a matter of becoming familiar the most recent work in a given field, and
using this as the starting point for one's own work. Doing this avoids
two common pitfalls of writers who attempt to go it on their own.
First, without understanding what viewpoints and directions of thought
have already been pursued, one might pursue a course of thinking that has
already been proven to be a dead end, and thus simply waste time.
Second, one might pursue a course of thinking that has already been proposed,
thus in effect "reinventing the wheel." But more typically writers
who aspire to be too independent and original fail to find any cogent line
of thinking, and end with garbled confusion, since their ideas on a given
topic have not been subjected to the conceptual frameworks, organizing
structures, and clarifications that previous work in the area has already
accomplished. In any writing project, therefore, it is important
for the writer to gain some familiarity with the established research in
It would be difficult to list all of the criteria that are relevant to
evaluating the quality of a philosophy paper, but some of the more important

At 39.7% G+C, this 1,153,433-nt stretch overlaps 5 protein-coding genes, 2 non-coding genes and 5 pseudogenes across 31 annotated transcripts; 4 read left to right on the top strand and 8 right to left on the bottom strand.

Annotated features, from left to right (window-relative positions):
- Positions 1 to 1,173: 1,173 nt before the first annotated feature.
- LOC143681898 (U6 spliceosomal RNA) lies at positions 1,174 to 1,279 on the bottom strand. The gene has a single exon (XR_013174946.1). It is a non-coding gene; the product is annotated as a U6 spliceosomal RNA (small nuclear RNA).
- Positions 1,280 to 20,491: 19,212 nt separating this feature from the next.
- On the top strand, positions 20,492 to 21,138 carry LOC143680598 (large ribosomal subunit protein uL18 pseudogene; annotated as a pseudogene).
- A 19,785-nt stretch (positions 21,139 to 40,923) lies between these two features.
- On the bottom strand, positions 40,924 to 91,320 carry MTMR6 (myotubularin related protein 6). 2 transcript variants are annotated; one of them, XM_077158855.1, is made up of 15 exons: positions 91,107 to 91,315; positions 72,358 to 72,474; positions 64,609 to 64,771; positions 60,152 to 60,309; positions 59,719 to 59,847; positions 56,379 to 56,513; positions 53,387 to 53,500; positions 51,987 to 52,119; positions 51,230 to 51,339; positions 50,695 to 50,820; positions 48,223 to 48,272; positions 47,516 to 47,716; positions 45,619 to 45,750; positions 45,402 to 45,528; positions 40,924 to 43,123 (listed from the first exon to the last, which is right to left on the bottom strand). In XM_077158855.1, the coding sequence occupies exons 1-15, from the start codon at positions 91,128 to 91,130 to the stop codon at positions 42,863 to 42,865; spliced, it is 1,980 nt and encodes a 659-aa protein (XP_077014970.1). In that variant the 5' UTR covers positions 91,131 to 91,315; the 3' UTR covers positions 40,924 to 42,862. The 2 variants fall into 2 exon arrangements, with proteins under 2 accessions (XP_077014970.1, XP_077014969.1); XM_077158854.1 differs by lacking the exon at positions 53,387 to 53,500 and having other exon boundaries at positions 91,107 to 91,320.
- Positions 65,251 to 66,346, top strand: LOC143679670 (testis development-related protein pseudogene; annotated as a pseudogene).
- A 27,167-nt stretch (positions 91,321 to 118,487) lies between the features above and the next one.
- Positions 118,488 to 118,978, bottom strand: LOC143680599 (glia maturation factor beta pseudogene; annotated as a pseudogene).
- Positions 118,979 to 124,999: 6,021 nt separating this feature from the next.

ones are listed below.
For a sample undergraduate research paper in philosophy, click here.
Accuracy. The accuracy of factual statements or interpretations
of a particular philosopher's writings is always relevant in evaluating
Proper Use of Citations. The use of citations and quotations in
support of the interpretations offered in the paper of a philosopher's
views will be considered in grading. In particular, citations and quotations
should be (a) accurate, (b) in the proper form, and (c) relevant to the
topics or issues discussed in the paper.
Evidence of Effort. The amount of effort put into preparing the
paper, insofar as this can be ascertained from the written work itself,
will be considered in grading. Some signs that insufficient effort has
been made are (a) work that falls short of the requested length, (b) writing
that includes frequent misspellings and/or grammatical errors, (c) sloppy
or illegible writing.
Cogency of Thought. Central to the pursuit of philosophical wisdom
is the task of discovering reasonable beliefs that are based on sound justifying
arguments and evidence. Thus one criterion for judging the quality of philosophical
writing is how well an author supports his/her views with clearly stated
and convincing reasoning.
Insight. A superior paper will display some insight into a philosophical
issue or the views of a philosopher that goes beyond what is said in class
lectures and discussions.
Originality. A superior paper may also include some original ideas
or new approaches to philosophical issues. Of course an idea or approach
is not good simply because it is original. There must still be some reasons
offered as to why the idea or approach is plausible, useful, reasonable,
important, etc.--in short, why it should be entertained or accepted.
(Also keep in mind what is said in section 8 above--don't commit the error
of being too original.)